“Big Brother is Watching You!”… Colleges Hire Outside Firms to Monitor Athletes’ Posting on Social Media
“So here’s how it works…if your son or daughter wants to play intercollegiate sports at our university, he or she has to first sign a waiver that gives us access to all of her social media, including the password to their Facebook account, twitter account, and so on.”
Can that be possible? Isn’t that illegal? Isn’t that an invasion of privacy?
According to law professor Doug Abrams, actually, this IS possible….it’s NOT illegal…and it’s NOT an invasion of privacy.
I’m oversimplifying, of course, but more and more colleges and universities with big-time sports programs don’t want to risk having one of their athletes post something in cyberspace that might somehow jeopardize the overall athletic department. According to an excellent article by Pete Thamel in the NY Times, this is exactly what happened to the football program at the Univ of North Carolina, when a player posted a tweet that mentioned that he received some free (and illegal) benefits.
That tweet caught the NCAA’s eye, an investigation ensued, and UNC ended up being punished by losing 15 scholarships and not being able to go to a bowl game.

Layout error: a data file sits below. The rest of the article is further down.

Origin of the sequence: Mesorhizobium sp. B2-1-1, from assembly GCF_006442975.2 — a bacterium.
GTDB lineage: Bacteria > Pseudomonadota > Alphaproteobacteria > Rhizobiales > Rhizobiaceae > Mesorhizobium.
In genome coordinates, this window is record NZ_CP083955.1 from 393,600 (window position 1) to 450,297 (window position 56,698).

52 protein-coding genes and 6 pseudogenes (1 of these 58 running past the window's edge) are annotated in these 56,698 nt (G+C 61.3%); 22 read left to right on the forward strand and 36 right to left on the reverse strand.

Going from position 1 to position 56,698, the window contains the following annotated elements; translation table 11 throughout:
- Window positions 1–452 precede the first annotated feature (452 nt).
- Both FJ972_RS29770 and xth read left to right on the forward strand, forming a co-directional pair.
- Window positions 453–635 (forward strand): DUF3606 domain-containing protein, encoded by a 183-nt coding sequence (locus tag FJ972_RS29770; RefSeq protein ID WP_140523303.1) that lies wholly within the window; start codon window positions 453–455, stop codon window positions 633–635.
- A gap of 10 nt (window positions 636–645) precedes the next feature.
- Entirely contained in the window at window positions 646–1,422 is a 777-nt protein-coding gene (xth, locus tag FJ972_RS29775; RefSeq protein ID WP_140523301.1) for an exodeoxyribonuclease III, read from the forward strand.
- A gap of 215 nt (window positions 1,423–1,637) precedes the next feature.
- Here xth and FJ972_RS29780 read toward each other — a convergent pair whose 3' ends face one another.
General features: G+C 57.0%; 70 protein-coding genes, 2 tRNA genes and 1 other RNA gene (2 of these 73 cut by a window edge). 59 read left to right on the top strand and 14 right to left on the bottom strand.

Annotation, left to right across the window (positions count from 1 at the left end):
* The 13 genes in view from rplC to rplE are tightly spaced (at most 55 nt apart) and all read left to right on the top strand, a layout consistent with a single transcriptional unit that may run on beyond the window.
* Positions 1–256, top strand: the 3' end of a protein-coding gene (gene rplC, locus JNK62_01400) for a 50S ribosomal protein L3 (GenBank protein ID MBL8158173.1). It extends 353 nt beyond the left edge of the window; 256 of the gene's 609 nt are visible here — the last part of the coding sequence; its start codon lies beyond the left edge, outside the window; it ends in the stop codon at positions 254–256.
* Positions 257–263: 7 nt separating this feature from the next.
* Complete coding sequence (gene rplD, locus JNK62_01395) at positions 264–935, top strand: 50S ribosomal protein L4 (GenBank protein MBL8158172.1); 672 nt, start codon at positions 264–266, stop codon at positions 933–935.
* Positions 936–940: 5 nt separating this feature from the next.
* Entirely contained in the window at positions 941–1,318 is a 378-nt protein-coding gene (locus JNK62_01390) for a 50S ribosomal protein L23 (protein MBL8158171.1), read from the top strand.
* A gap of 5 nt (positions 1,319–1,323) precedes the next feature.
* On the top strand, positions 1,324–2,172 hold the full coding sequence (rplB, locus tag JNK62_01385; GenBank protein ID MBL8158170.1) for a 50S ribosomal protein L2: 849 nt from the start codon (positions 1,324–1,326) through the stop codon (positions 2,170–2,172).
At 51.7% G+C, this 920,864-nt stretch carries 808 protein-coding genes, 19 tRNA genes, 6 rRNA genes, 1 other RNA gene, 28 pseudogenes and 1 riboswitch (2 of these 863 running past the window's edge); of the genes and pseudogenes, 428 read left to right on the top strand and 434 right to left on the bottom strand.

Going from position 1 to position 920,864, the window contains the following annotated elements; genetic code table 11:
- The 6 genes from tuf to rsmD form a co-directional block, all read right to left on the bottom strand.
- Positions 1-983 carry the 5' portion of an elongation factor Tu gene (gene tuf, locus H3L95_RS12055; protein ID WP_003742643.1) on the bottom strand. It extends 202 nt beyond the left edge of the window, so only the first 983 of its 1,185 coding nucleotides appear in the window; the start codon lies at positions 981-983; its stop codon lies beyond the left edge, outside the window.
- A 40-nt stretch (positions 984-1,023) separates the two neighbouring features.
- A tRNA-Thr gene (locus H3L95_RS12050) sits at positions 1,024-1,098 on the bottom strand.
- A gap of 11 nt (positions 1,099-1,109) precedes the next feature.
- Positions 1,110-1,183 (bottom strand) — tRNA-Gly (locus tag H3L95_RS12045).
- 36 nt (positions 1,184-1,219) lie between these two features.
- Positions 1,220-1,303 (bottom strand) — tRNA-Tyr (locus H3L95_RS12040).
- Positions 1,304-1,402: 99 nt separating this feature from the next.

With millions on the line for major sports programs, no athletic director wants to be tripped up by some poorly thought-out comment online by an athlete. As a result, colleges are now hiring outside services to monitor the activities of their athletes in cyberspace.
The lesson? Student-athletes have to be strongly educated and cautioned about the kinds of comments and opinions they post online. As Professor Abrams suggests, the best way to do that is to be proactive and lto aunch a major offensive which educates young athletes to THINK TWICE before tweeting or writing comments on Facebook.
Don’t forget the example of Yuri Wright, the top HS football prospect from northern NJ. He wrote some stupid tweets, and within 24 hours, the Univ of Michigan rescinded its scholarship off and his HS (a parochial school) expelled him.
The bottom line? Yes, colleges and most likely high schools CAN monitor your kid’s online postings. Better to warn your kids now before they suffer the consequences.